Share Article

Tips for Navigating Divorce Later in Life

In recent years, more couples over the age of 50 are getting divorced. In fact, the divorce rate among people aged 50 and older has doubled in the last 20 years.1 This phenomenon of getting divorced later in life is sometimes referred to as “gray divorce,” and it presents unique challenges, including the following.

  • Supporting two households in retirement – A 40-year-old who loses 50% of their retirement savings has more time to recover than a 65-year-old. Splitting assets later in life can make it much more difficult to support each individual’s housing, income, medical and retirement needs.
  • Locating all marital assets – After a lifetime of working, saving and investing together, it can be difficult to account for all marital assets. It’s important to collect as much documentation as possible of accounts, investments and any unique assets such as stock options, ownership stakes, credit card miles, travel rewards, executive compensation arrangements, car allowances, etc.
  • Identifying marital vs. pre-marital assets – For couples who divorce just a few years after getting married, it’s easy to identify pre-marital accounts, assets and other possessions. However, once you’ve been married for decades, it can be more difficult to separate individually owned assets from jointly owned assets. This is especially true if individual assets were used to purchase a joint or household asset such as a home, car, college education, etc.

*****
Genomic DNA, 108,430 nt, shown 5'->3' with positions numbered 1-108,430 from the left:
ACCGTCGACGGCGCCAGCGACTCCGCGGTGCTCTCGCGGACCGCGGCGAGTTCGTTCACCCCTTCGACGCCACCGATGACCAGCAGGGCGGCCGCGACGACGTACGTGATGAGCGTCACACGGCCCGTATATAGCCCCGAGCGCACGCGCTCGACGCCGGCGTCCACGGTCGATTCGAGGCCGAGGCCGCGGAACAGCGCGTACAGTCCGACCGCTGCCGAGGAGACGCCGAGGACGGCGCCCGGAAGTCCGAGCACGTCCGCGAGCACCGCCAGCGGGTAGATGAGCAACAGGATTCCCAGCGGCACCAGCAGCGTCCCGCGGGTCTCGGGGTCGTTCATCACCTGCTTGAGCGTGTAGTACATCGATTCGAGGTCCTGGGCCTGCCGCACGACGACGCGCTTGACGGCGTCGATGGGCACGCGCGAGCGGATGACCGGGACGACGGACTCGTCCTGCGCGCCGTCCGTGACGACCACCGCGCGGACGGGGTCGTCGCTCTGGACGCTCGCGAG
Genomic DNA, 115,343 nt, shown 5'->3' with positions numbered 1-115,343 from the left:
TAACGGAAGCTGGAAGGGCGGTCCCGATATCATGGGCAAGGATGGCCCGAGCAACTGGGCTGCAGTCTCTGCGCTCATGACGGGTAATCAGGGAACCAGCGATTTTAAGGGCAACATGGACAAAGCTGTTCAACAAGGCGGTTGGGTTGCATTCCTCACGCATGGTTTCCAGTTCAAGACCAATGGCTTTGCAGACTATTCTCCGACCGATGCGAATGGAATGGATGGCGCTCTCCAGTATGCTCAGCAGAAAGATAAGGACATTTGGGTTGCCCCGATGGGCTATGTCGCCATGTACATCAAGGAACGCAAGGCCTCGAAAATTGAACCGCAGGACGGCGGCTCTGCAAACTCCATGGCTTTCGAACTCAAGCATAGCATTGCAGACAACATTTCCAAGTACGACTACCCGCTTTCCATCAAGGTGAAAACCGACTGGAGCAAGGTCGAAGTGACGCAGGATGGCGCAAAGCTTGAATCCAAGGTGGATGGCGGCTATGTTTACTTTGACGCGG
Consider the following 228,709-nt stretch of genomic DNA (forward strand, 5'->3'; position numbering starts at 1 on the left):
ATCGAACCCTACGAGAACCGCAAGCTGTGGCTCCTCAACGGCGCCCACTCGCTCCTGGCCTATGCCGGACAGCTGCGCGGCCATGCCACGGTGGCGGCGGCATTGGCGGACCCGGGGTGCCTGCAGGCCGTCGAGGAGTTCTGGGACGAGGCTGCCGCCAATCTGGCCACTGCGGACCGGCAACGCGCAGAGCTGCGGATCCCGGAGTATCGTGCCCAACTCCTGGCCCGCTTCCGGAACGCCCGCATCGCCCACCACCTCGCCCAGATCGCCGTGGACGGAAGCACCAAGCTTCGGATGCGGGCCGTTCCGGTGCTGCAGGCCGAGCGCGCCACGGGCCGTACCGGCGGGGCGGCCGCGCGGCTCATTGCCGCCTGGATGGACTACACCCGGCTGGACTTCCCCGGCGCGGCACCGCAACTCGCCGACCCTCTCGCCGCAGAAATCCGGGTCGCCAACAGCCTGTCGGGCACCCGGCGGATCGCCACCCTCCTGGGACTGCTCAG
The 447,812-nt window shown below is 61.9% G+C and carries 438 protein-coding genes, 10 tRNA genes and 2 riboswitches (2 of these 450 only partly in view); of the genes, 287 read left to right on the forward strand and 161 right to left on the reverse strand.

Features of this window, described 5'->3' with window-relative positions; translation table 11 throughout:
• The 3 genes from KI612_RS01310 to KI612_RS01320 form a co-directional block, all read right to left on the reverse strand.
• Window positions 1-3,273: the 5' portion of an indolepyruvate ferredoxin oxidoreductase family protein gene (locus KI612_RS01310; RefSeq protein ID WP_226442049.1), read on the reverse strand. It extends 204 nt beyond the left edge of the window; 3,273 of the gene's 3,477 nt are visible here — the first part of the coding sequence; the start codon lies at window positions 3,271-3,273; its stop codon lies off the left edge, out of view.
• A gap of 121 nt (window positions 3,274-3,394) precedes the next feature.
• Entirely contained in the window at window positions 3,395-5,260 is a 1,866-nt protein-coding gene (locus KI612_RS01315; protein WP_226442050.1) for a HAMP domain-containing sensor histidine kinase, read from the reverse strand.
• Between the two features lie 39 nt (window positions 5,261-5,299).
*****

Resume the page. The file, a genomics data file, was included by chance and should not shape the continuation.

• Social Security – If you are divorcing after a long marriage and one spouse earned significantly less income during the marriage, they may be entitled to Social Security benefits based on the higher-earning spouse’s income. Social Security rules are complex, so it’s wise to work with a wealth manager to help determine your eligibility.

There are many questions that you and your soon-to-be ex-spouse will need to answer as you navigate a gray divorce, including:

  • What happens if my ex-spouse passes away? Should I consider a life insurance policy to cover any lost alimony?
  • Who will help with tax preparation or bill pay if my spouse has always handled that?
  • How should I budget and plan for expenses?
  • How will my retirement goals be impacted?
  • If the family home is sold, will my living expenses increase?
  • Who retains control of our grandchildren’s custodial and education savings accounts?

While you are navigating these challenging tasks, we recommend working with your wealth manager and attorney on the following.

  1. List all assets and debts.
  2. Determine how all assets are titled.
  3. Value the assets.